I searched for a long time for an ultralight tool that would work for hunting small game in the backcountry. In the end I decided to go with a slingshot, as it is the lightest effective tool for hunting (next to slings). Slingshots are not for everyone, however, as they require the most amount of skill in order to be effective for hunting. It takes a lot of practice to master a slingshot, and you should only hunt with one if you are willing to put in the time to hone your skills. One thing to note is, slingshots require the highest level of stalking, as you have to get fairly close to prey in order to get a good shot. I would not take a shot at an animal that is more than 20-25 ft away with my slingshot, as there is a real risk of injuring, rather than killing, the animal at those distances. Hunting with a slingshot always runs the risk of injuring an animal. That risk is a lot higher if you are not skilled with the slingshot, so again I stress, develop your skills with target practice before attempting to hunt with a slingshot. When you do hunt with a slingshot, I recommend carrying a sharp knife at all times, so that you may quickly put the animal out of its misery if you happen to stun/injure it. Headshots are key to killing the animal instantly, and with small game, the head is not a very big target. With enough practice, however, one can consistently achieve headshots when hunting.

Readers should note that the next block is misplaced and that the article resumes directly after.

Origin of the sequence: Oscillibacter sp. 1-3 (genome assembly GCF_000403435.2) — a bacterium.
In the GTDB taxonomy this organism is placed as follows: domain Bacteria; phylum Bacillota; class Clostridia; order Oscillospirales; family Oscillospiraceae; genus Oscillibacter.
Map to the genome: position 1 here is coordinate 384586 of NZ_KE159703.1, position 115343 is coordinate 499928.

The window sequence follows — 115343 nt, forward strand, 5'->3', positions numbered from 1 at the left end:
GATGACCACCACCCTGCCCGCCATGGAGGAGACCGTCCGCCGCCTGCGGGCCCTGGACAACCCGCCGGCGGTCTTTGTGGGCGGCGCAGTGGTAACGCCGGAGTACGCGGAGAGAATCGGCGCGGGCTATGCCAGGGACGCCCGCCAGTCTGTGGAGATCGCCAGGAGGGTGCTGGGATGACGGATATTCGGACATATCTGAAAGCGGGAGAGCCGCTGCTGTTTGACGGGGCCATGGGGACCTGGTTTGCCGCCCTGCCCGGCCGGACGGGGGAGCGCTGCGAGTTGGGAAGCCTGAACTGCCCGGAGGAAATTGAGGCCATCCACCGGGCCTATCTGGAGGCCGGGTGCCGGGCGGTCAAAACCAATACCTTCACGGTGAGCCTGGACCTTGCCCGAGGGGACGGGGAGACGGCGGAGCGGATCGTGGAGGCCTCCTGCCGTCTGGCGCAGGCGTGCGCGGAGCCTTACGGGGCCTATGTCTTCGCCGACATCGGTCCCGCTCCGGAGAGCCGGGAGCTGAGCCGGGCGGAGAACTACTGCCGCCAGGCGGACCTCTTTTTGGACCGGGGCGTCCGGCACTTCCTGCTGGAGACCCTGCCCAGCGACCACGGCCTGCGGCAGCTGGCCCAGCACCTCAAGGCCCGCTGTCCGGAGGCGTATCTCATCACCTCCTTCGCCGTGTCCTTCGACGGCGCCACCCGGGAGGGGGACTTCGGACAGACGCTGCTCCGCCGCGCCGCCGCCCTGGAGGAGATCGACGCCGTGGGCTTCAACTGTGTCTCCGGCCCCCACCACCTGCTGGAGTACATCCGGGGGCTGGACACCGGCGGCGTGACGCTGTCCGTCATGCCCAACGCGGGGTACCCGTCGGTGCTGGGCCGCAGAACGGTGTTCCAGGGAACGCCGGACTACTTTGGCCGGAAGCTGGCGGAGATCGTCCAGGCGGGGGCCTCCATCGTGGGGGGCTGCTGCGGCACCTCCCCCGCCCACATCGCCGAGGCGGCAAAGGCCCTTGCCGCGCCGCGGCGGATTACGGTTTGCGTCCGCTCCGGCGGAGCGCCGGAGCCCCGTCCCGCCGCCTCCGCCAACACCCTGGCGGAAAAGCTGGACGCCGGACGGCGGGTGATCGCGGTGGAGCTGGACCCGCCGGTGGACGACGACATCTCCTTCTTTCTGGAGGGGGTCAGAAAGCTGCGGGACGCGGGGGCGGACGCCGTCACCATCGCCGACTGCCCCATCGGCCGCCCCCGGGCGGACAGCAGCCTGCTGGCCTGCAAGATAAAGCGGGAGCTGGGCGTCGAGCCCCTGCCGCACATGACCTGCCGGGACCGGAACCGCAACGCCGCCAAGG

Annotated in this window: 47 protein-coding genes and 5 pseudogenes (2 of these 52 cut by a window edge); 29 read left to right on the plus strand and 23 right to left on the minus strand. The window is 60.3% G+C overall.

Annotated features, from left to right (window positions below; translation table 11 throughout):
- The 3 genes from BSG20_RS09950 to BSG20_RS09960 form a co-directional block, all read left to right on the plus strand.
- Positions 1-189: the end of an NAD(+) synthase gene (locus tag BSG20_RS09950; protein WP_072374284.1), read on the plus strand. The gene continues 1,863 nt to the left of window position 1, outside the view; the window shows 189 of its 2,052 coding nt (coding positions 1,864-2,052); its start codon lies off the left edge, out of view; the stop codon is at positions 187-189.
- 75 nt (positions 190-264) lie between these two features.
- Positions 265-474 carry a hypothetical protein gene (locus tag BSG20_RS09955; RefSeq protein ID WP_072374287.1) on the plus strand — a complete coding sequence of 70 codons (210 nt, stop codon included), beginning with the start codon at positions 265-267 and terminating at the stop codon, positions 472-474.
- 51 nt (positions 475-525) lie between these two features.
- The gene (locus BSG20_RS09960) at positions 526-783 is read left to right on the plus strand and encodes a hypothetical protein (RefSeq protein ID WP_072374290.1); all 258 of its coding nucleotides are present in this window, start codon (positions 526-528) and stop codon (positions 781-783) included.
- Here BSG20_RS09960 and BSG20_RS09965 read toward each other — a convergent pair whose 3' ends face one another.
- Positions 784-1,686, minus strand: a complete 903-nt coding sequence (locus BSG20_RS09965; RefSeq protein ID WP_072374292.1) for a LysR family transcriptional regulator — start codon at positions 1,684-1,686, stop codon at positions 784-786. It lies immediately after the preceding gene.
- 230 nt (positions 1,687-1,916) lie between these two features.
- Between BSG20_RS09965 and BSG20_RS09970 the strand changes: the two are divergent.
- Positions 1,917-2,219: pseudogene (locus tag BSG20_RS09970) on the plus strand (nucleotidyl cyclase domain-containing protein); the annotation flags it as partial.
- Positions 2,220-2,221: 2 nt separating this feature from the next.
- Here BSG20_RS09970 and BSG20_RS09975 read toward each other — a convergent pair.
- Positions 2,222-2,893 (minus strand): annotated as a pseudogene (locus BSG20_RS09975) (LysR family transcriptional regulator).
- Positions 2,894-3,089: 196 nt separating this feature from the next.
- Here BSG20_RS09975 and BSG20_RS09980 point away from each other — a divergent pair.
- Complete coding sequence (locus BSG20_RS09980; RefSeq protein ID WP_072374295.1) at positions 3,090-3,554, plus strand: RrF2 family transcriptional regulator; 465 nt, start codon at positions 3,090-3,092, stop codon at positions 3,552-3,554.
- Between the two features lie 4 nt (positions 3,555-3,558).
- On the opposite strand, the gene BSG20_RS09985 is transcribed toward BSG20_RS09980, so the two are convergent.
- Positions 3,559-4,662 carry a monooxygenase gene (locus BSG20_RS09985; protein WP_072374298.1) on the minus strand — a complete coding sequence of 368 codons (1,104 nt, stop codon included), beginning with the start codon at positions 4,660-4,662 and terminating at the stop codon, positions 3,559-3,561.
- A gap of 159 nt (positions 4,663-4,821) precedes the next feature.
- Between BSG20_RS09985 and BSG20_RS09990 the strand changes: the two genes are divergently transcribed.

The slingshots that I found work best for hunting are the traditional slingshots, NOT the modern wrist braced slingshots. Traditional slingshots are more intuitive and allow for much faster shots, especially for moving targets. Personally, I use the traditional chinese style slingshots. These can be acquired from www.dankung.com. These type of slingshots requires you to flick your wrist toward your target at the moment of release. This type of shooting is very intuitive. These are very small slingshots and it is hard to master this style of shooting. However, if you take the time to develop your skills with this style slingshot, it is by far the most effective slingshot for hunting, IMO. They have a steel version that weighs around 4 oz and a Titanium version that weighs around 3 oz. Personally, I prefer the lighter Titanium version. For dankung slingshots, 8 strand bands work better than 4 strand bands for hunting purposes, as they provide more power. Also, you should use 3/8" steel balls for hunting. These can be acquired from Trumark at www.slingshots.com. Lead balls supposedly achieve a higher velocity than steel balls, but I have never used lead balls as they are hard to find.
Slings are even lighter, and with enough practice, are just as effective as slingshots. However, they are even harder to master than slingshots and it takes a LOT of practice to be accurate with them.